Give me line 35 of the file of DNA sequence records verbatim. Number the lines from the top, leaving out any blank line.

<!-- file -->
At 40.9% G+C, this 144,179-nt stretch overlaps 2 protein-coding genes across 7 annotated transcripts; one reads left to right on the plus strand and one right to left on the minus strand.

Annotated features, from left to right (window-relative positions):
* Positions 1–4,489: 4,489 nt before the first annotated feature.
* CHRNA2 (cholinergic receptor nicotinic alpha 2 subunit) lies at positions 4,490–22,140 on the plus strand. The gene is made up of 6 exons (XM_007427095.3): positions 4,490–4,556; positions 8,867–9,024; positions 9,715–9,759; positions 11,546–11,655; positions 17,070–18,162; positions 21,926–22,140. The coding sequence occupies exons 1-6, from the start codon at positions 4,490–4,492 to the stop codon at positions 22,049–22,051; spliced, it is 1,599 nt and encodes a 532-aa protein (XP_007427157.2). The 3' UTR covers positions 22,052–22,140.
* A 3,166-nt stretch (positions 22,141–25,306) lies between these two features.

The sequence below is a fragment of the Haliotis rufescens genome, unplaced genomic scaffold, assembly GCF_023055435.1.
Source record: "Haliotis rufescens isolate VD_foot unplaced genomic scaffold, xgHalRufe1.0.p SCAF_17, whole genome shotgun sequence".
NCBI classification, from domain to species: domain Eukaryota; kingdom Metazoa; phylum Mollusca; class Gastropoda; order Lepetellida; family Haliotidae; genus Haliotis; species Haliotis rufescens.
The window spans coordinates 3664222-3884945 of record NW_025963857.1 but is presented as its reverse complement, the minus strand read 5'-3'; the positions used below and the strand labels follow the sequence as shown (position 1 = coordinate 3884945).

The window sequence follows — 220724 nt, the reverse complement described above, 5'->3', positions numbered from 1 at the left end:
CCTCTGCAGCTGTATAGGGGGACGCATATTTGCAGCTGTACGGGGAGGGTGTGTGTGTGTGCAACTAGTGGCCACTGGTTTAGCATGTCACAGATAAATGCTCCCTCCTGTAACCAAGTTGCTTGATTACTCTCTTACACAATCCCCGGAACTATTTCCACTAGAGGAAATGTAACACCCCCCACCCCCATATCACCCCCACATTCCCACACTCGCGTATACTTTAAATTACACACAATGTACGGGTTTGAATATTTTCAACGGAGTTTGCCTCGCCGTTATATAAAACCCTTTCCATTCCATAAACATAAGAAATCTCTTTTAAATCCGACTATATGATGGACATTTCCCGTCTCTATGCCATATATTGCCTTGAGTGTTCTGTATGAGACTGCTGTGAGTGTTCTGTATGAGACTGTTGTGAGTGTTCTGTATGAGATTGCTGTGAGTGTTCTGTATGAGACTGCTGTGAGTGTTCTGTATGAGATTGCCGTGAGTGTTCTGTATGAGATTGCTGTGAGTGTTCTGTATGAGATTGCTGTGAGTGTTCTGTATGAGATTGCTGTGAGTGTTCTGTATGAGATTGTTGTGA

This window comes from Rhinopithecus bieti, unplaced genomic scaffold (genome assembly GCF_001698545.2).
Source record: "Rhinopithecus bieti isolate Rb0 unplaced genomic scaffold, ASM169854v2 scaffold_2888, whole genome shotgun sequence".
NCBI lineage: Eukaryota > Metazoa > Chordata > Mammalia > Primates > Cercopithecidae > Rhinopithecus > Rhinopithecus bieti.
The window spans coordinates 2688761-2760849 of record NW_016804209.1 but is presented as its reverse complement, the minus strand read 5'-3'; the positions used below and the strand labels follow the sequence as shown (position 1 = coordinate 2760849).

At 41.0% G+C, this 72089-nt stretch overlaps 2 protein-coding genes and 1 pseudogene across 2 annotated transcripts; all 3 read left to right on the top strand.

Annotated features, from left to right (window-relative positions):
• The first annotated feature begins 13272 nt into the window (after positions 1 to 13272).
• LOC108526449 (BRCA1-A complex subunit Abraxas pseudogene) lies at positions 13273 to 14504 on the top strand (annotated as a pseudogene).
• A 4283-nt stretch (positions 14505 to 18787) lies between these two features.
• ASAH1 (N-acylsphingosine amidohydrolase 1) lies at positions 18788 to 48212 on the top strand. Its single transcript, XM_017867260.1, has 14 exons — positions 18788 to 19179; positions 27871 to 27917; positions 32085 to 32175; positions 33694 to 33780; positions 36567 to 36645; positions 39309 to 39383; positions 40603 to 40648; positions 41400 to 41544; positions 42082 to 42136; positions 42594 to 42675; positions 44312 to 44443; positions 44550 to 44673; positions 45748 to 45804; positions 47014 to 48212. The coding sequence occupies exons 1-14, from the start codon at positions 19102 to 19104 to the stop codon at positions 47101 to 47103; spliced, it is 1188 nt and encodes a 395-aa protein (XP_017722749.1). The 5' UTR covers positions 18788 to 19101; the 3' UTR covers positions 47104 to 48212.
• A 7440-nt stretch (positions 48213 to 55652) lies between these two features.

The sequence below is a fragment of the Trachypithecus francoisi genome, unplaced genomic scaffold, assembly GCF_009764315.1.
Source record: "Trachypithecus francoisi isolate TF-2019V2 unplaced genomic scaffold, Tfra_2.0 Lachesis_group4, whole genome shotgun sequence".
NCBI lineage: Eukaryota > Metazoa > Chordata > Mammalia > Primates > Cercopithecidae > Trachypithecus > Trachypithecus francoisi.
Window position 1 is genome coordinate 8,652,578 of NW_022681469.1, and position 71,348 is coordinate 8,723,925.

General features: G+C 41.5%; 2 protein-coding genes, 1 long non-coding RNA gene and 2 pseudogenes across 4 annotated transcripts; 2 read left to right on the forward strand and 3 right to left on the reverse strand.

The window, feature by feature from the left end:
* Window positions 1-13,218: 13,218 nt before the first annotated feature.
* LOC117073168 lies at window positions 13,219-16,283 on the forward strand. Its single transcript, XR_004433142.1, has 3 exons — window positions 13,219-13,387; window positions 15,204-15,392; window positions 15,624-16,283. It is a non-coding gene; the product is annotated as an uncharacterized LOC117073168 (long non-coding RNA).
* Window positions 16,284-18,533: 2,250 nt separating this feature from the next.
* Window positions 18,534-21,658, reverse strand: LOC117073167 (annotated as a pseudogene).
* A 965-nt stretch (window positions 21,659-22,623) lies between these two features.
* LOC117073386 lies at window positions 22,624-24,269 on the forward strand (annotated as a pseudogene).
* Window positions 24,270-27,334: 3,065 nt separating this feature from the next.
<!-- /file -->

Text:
* Window positions 24,270-27,334: 3,065 nt separating this feature from the next.